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Old 23rd February 2013, 03:53 PM   #11
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Lettering looks genuine upon further inspection the inside looks nothing like any of my german or usa made tubes. It does infact look like a chinese tube I once saw... Who has the time to strip and repaint cheap tubes? Or did they make them that way? I would say that it is probably worth about ten bucks if it works and someone with ten bucks needs it.
Also there are lots of websites dedicated to preamp tube identification. Apparently the lettering on the outside is not nearly as telling as the structure inside. When you get a good collection going you will be able to Id tubes without any paint at all. I did not look closely at the pic the first time I'm eating my words...
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Old 23rd February 2013, 05:06 PM   #12
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It is correct, these are fakes.
I know most of the german small signal triodes - none look like this

Quote:
Originally Posted by v4lve lover View Post
here's a nice rule of thumb, if the inside connections are copper, its made by communists
correct !

Here are a few other communist-tube characteristics:
  • shiny, smaller nickel pins with sharp ends (except german democratic republic(GDR), those aren't shiny but sharp and pointed (WF, RFT, Funkwerk Erfurt))
  • the glass nipple on top is small, sharp and more fragile (except GDR)
  • the micas aren't shaped as usual like a star but more like a 4-edged-trochoid (except GDR and Hungary (Tungsram))
  • the system which holds the getter is not shaped as a circle or a "D", but more like a dish or pan.
  • From time to time you can hear "здоро́вье!" in your speakers


Quote:
Originally Posted by DF96 View Post
Interesting. I have not thought of that before. Did they have better accesss to copper than the nickel alloys used in the West?
No, just different technology. Soviets were particularly good in terms of metallurgy. Glass-metal-bonds/seals are a rather complex issue and different countries have developed different technologies.
Western countries use(d) a molybdenium-nickel-alloy whereas the soviets use(d) copper with a layer of copper(I)-oxide. The copper oxide is the link between the ion-binding in the glass matrix and the binding with metallic copper. Remember, copper(I)-oxide is semiconductor ! (direct bandgab - 2ev) [wrote ma last solid-state-physics exam today ] So the binding to the metallic copper isn't weak as with other oxides. So the color is not due to copper, but because of the even more red colored CU2O
Early rectifiers were built with this Cu2O: Metal rectifier - Wikipedia, the free encyclopedia

Some facts on glass-metal-seals are here: Glass-to-metal seal - Wikipedia, the free encyclopedia

A bit more advanced: http://downloads.hindawi.com/journal...975/509270.pdf

Hope that cleared things up a bit.
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Last edited by the_manta; 23rd February 2013 at 05:14 PM.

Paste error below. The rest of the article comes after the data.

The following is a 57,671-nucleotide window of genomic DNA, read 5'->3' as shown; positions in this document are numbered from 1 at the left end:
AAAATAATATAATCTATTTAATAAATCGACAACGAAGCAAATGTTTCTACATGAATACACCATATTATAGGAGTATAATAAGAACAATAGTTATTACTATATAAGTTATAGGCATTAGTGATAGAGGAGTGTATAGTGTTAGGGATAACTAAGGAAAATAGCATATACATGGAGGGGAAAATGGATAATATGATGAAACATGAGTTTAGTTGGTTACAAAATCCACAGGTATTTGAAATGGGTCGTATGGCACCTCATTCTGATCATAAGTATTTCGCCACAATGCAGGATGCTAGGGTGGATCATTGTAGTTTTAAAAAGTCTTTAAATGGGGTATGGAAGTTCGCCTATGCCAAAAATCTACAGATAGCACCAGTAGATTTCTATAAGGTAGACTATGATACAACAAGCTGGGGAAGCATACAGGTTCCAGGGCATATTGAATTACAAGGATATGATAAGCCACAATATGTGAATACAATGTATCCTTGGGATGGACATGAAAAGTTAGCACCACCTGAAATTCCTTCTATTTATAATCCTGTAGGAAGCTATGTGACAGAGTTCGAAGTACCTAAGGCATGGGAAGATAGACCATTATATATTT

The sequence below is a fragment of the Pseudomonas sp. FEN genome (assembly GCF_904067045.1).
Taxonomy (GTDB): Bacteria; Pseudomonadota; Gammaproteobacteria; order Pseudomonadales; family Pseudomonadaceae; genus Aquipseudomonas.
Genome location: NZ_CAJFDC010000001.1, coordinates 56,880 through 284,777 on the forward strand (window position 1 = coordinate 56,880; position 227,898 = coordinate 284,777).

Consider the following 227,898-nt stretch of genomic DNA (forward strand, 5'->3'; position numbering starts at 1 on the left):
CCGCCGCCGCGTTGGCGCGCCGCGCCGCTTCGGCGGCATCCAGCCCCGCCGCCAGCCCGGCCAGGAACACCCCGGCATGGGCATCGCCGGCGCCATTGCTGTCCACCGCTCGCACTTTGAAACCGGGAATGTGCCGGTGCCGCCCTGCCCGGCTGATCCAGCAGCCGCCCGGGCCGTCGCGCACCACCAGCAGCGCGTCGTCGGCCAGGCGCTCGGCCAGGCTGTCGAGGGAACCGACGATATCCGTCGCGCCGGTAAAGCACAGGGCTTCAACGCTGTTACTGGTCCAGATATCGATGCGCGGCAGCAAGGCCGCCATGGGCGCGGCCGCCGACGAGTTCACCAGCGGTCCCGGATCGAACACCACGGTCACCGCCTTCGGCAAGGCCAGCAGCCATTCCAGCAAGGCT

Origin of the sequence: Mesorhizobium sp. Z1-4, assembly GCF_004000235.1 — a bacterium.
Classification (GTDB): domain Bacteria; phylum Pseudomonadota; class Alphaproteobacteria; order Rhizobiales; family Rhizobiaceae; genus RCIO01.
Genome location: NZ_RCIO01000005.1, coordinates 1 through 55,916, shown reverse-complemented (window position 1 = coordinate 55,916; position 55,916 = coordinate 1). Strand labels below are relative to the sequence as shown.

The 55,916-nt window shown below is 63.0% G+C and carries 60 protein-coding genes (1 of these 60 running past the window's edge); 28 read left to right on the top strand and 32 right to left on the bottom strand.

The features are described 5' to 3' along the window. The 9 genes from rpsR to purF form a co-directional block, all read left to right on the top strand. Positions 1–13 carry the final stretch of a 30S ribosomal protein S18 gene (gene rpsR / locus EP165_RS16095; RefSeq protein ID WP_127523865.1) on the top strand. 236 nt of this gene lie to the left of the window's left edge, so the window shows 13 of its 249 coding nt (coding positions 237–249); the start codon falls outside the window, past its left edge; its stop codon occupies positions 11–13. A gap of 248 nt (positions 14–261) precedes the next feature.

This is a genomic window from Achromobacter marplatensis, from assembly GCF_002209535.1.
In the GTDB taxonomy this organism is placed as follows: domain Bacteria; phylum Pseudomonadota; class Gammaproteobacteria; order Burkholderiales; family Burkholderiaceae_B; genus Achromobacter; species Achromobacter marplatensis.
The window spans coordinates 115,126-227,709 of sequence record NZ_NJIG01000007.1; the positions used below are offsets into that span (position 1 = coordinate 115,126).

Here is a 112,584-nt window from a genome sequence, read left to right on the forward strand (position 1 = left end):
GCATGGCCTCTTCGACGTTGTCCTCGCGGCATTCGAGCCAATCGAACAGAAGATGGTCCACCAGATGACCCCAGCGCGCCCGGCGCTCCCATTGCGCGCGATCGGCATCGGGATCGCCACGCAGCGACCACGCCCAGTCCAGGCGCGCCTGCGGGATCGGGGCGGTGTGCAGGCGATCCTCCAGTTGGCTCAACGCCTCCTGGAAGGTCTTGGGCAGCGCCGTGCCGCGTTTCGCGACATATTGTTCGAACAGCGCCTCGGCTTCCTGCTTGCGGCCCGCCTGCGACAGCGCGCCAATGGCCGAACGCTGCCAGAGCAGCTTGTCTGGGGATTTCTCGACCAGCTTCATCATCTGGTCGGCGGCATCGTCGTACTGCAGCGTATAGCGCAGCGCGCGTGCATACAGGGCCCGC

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Old 23rd February 2013, 07:45 PM   #13
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Quote:
Originally Posted by the_manta View Post


No, just different technology. Soviets were particularly good in terms of metallurgy. Glass-metal-bonds/seals are a rather complex issue and different countries have developed different technologies.
Western countries use(d) a molybdenium-nickel-alloy whereas the soviets use(d) copper with a layer of copper(I)-oxide. The copper oxide is the link between the ion-binding in the glass matrix and the binding with metallic copper. Remember, copper(I)-oxide is semiconductor ! (direct bandgab - 2ev) [wrote ma last solid-state-physics exam today ] So the binding to the metallic copper isn't weak as with other oxides. So the color is not due to copper, but because of the even more red colored CU2O

Hope that cleared things up a bit.
the russians likely used a full lenght of dumet wire for the seals and connections. as the welds to the thicker tube pins and the molybdenum-nickel. this increases the number of welds. they likely encountered problems whit welding the Three metals successfully.

in any case, its a stroke of genius. only using two sorts of metals simplifies production.

v4lve.
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Old 23rd February 2013, 08:25 PM   #14
DF96 is offline DF96  England
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Yes, shiny pointy pins with bright red seals are a dead giveaway for a 'Russian' valve. East German RFT and Hungarian Tungsram look more like Western valves.
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Old 11th March 2013, 07:18 PM   #15
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Sorry for not responding sooner. As a first time poster I was told that my post was going to be moderated before going live. I never received confirmation that it went live. I really appreciate everyone's input. Much to my chagrin, I have learned a ton!
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